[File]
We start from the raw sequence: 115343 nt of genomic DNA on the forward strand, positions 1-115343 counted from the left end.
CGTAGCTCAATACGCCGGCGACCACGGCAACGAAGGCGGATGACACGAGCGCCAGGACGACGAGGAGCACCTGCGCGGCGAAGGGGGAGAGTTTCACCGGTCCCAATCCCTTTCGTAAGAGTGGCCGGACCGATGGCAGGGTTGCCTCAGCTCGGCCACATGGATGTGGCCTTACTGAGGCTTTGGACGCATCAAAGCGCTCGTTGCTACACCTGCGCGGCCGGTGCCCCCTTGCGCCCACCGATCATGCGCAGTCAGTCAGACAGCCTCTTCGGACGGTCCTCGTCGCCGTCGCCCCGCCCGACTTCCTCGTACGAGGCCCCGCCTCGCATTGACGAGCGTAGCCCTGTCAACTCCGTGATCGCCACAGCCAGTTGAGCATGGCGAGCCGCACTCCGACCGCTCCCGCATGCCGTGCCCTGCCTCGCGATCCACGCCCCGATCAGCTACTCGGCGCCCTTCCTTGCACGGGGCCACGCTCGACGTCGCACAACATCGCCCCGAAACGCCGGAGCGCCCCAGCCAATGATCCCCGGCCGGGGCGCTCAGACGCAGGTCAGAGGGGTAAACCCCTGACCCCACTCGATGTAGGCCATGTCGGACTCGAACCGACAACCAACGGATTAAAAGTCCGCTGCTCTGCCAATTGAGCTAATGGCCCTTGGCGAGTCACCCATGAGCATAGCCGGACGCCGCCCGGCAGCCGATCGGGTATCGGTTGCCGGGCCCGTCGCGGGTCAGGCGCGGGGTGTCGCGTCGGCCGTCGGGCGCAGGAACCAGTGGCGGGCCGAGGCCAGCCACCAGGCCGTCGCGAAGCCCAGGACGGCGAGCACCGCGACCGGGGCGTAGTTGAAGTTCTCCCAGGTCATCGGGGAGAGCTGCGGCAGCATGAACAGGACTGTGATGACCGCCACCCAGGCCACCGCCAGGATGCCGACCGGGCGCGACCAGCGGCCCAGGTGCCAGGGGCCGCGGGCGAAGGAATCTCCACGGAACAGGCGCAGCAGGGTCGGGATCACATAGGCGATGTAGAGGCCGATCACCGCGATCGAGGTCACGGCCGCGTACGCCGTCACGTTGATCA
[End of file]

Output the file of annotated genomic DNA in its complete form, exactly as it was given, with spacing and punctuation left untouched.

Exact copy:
We start from the raw sequence: 115343 nt of genomic DNA on the forward strand, positions 1-115343 counted from the left end.
CGTAGCTCAATACGCCGGCGACCACGGCAACGAAGGCGGATGACACGAGCGCCAGGACGACGAGGAGCACCTGCGCGGCGAAGGGGGAGAGTTTCACCGGTCCCAATCCCTTTCGTAAGAGTGGCCGGACCGATGGCAGGGTTGCCTCAGCTCGGCCACATGGATGTGGCCTTACTGAGGCTTTGGACGCATCAAAGCGCTCGTTGCTACACCTGCGCGGCCGGTGCCCCCTTGCGCCCACCGATCATGCGCAGTCAGTCAGACAGCCTCTTCGGACGGTCCTCGTCGCCGTCGCCCCGCCCGACTTCCTCGTACGAGGCCCCGCCTCGCATTGACGAGCGTAGCCCTGTCAACTCCGTGATCGCCACAGCCAGTTGAGCATGGCGAGCCGCACTCCGACCGCTCCCGCATGCCGTGCCCTGCCTCGCGATCCACGCCCCGATCAGCTACTCGGCGCCCTTCCTTGCACGGGGCCACGCTCGACGTCGCACAACATCGCCCCGAAACGCCGGAGCGCCCCAGCCAATGATCCCCGGCCGGGGCGCTCAGACGCAGGTCAGAGGGGTAAACCCCTGACCCCACTCGATGTAGGCCATGTCGGACTCGAACCGACAACCAACGGATTAAAAGTCCGCTGCTCTGCCAATTGAGCTAATGGCCCTTGGCGAGTCACCCATGAGCATAGCCGGACGCCGCCCGGCAGCCGATCGGGTATCGGTTGCCGGGCCCGTCGCGGGTCAGGCGCGGGGTGTCGCGTCGGCCGTCGGGCGCAGGAACCAGTGGCGGGCCGAGGCCAGCCACCAGGCCGTCGCGAAGCCCAGGACGGCGAGCACCGCGACCGGGGCGTAGTTGAAGTTCTCCCAGGTCATCGGGGAGAGCTGCGGCAGCATGAACAGGACTGTGATGACCGCCACCCAGGCCACCGCCAGGATGCCGACCGGGCGCGACCAGCGGCCCAGGTGCCAGGGGCCGCGGGCGAAGGAATCTCCACGGAACAGGCGCAGCAGGGTCGGGATCACATAGGCGATGTAGAGGCCGATCACCGCGATCGAGGTCACGGCCGCGTACGCCGTCACGTTGATCA